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South African Variant Touches State, Seven More COVID-19 Variants Found in U.S.

February 15, 2021

With the first case of a Connecticut resident with the South African variant confirmed Feb. 15 and seven new mutations identified across the country, can the COVID-19 vaccine keep up with the rapidly evolving virus?

Because currently available vaccines appear less effective against the South Africa variant than they are against the original strain or the United Kingdom variant, according to Dr. Anthony Fauci, the vaccine technology must prove as adaptive as the virus.

The Connecticut patient, who remains hospitalized out of state, is a Fairfield County resident between 60 and 70 years old who had not traveled recently. New York also has a confirmed case of the New York variant. Now, with seven previously undiscovered, possibly more contagious variants detected in the United States — and likely originating domestically — according to a study published Feb. 14 in by MedRxiv, the attention shifts to tweaking vaccines from Pfizer BioNTech and Moderna that use messenger RNA, or mRNA, technology.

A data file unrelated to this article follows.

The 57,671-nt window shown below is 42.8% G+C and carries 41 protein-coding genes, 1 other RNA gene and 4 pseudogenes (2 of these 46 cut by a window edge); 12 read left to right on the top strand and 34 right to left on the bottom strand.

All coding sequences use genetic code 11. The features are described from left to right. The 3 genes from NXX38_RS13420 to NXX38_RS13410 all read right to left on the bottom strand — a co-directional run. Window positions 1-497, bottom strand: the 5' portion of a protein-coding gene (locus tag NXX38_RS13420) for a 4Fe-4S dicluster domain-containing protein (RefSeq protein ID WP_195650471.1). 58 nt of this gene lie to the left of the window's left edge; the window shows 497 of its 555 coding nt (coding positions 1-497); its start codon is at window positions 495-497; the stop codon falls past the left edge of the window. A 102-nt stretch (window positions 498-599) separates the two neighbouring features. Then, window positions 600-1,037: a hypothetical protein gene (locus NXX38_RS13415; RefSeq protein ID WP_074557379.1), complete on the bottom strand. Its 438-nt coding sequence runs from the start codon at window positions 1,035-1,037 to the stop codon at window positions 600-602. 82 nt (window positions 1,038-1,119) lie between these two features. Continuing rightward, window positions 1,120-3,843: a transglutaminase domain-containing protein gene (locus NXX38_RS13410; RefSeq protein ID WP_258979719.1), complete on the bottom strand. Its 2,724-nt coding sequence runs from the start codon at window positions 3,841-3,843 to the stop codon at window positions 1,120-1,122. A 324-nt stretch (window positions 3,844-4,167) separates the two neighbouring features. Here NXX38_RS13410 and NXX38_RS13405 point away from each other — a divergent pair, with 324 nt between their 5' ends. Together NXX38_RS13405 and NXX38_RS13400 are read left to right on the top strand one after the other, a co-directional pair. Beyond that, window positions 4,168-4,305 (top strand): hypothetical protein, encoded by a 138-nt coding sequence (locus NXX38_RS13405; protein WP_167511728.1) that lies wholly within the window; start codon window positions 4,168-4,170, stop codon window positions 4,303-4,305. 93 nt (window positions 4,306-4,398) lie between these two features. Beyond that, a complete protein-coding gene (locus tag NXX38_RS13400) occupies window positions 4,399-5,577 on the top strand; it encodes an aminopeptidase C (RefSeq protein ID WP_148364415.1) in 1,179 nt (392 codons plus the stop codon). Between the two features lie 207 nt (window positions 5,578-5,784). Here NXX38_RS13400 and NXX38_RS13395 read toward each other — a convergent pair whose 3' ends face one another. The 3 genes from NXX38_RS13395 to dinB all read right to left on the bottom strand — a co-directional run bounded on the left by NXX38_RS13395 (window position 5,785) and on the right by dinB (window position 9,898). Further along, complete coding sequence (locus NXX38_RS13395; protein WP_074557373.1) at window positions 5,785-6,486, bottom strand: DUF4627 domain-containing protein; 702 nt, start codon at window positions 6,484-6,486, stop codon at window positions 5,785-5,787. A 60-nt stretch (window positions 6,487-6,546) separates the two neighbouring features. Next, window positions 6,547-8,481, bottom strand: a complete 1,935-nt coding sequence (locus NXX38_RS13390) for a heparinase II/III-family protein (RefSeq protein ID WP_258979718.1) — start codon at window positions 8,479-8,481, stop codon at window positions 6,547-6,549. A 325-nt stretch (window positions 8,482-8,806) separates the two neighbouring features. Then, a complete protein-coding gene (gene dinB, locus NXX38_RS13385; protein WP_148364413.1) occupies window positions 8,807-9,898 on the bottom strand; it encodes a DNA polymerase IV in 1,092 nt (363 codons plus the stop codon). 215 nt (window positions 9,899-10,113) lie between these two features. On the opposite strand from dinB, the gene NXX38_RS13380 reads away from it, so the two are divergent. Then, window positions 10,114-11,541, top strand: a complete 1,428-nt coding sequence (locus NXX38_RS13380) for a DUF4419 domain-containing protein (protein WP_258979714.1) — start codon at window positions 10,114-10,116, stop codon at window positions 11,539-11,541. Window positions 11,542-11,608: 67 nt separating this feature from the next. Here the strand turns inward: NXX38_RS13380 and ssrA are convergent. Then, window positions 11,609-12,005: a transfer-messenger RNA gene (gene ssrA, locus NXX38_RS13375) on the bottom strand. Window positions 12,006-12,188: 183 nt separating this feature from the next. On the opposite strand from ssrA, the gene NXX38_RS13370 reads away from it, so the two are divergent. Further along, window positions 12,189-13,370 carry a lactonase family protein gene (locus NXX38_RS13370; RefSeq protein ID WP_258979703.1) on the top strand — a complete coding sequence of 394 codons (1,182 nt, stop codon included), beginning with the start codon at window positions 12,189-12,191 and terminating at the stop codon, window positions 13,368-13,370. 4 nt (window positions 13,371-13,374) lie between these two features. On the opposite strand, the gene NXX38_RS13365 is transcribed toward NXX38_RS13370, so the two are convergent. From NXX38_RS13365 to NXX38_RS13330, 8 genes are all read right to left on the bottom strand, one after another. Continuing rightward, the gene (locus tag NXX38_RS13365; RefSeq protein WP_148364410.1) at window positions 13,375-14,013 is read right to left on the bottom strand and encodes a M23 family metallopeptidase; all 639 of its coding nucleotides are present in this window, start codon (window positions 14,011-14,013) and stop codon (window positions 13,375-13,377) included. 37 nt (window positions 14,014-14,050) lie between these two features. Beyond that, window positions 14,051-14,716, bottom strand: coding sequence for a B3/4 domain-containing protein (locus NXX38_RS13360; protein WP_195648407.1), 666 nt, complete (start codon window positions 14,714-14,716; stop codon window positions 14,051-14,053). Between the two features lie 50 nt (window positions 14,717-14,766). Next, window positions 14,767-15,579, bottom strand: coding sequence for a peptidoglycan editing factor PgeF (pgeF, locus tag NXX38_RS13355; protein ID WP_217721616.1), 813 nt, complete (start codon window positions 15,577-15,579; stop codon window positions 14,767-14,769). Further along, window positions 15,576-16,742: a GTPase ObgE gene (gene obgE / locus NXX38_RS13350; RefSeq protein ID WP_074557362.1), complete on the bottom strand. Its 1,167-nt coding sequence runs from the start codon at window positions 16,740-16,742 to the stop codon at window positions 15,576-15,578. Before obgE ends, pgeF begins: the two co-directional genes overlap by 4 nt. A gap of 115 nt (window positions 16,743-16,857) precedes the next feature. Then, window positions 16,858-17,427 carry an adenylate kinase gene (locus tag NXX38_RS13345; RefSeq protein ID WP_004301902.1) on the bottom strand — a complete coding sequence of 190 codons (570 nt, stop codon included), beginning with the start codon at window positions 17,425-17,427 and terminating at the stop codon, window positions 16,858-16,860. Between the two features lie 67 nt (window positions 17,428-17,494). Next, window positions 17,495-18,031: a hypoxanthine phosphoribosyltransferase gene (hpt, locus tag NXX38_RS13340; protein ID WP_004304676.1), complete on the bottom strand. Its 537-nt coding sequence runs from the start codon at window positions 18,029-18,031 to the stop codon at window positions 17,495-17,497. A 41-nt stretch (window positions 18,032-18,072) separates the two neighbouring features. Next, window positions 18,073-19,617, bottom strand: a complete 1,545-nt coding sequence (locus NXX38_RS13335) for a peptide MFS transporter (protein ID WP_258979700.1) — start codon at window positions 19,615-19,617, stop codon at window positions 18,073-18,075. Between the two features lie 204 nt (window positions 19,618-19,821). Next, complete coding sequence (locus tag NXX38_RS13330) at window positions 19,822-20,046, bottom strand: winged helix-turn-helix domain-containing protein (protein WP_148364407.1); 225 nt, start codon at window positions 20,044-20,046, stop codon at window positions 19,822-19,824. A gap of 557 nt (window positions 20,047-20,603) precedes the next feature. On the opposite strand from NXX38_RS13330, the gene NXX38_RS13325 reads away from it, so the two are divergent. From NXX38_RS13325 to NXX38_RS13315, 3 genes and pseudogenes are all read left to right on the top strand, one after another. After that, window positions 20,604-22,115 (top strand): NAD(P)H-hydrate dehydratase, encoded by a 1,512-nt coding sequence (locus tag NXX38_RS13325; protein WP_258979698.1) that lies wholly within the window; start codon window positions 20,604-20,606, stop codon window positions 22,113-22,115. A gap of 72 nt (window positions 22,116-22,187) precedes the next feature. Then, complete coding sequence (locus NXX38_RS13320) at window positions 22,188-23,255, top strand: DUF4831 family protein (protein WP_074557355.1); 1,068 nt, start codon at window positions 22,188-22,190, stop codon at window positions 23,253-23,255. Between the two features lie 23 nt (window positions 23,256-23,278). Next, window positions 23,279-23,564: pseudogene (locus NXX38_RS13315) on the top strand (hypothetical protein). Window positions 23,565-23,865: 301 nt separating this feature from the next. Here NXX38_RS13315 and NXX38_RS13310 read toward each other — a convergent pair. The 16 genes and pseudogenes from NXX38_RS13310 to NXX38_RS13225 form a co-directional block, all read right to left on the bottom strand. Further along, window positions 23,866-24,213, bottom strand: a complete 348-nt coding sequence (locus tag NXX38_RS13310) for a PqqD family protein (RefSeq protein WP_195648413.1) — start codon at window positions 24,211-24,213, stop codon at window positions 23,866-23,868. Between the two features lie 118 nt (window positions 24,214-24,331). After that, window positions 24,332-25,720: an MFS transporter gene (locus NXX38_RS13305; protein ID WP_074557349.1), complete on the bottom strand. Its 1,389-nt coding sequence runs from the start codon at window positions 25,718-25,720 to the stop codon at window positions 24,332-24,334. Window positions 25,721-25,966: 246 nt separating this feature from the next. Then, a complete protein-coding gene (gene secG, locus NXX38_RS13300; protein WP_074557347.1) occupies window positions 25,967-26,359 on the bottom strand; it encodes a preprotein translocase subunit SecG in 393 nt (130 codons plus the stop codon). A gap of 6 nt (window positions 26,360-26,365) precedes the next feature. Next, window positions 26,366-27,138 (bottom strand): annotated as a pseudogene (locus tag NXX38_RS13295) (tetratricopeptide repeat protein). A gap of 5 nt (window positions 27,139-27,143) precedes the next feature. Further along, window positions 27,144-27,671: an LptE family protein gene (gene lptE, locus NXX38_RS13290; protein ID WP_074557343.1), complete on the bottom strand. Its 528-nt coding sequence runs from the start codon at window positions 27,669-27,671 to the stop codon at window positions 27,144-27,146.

“They know the genetic code for the South African variant and the manufacturers of the mRNA vaccines are working on tweaking the vaccine, maybe making a booster dose,” says Dr. Virginia Bieluch, Chief of the Division of Infectious Diseases at The Hospital of Central Connecticut.

The COVID-19 vaccines, the first to use mRNA technology, direct our body’s cells to create a non-infectious form of the spike protein associated with the virus. When the immune system identifies these harmless versions of the spike protein, it creates antibodies to reject the virus. Once vaccinated, if you’re exposed to the actual COVID-19 virus your body’s immune system is prepared to fight.

Because mRNA technology is based on the virus’ genome sequence, vaccines can be developed, adjusted and manufactured faster than previous vaccines. Moderna mapped out its COVID-19 vaccine within 48 hours of receiving the genome sequence from Chinese scientists in January 2020.

Making a booster for, say, the South African mutation would require dropping in its genome sequence into the existing vaccine formula. Any new formulation, however, would need testing and approval by the Food and Drug Administration.

The increasing number of variants, say health officials, have only added to the urgency of getting as many people vaccinated as possible, quickly.

“Even with travel restrictions, people are still traveling,” says Dr. Bieluch. “There have been (new variant) isolates in only few states so far but, yes, the virus will start to spread.”